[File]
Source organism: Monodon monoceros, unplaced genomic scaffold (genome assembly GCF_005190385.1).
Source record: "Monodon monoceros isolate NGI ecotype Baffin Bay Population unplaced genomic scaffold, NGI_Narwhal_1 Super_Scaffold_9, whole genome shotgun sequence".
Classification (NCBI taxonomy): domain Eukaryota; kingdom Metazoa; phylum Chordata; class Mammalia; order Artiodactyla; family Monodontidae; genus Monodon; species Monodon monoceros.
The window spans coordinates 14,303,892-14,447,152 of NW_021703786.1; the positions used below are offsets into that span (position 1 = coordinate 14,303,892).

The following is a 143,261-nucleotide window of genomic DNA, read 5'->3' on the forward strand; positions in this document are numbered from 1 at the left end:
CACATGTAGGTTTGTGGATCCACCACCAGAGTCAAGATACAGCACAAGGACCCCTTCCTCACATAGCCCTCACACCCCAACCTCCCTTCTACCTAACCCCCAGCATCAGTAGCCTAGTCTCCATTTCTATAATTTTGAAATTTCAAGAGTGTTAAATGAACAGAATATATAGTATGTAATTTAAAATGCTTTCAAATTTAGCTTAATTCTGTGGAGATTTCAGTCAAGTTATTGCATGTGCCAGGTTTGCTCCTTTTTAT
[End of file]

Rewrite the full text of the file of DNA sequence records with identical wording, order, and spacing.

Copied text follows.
Source organism: Monodon monoceros, unplaced genomic scaffold (genome assembly GCF_005190385.1).
Source record: "Monodon monoceros isolate NGI ecotype Baffin Bay Population unplaced genomic scaffold, NGI_Narwhal_1 Super_Scaffold_9, whole genome shotgun sequence".
Classification (NCBI taxonomy): domain Eukaryota; kingdom Metazoa; phylum Chordata; class Mammalia; order Artiodactyla; family Monodontidae; genus Monodon; species Monodon monoceros.
The window spans coordinates 14,303,892-14,447,152 of NW_021703786.1; the positions used below are offsets into that span (position 1 = coordinate 14,303,892).

The following is a 143,261-nucleotide window of genomic DNA, read 5'->3' on the forward strand; positions in this document are numbered from 1 at the left end:
CACATGTAGGTTTGTGGATCCACCACCAGAGTCAAGATACAGCACAAGGACCCCTTCCTCACATAGCCCTCACACCCCAACCTCCCTTCTACCTAACCCCCAGCATCAGTAGCCTAGTCTCCATTTCTATAATTTTGAAATTTCAAGAGTGTTAAATGAACAGAATATATAGTATGTAATTTAAAATGCTTTCAAATTTAGCTTAATTCTGTGGAGATTTCAGTCAAGTTATTGCATGTGCCAGGTTTGCTCCTTTTTAT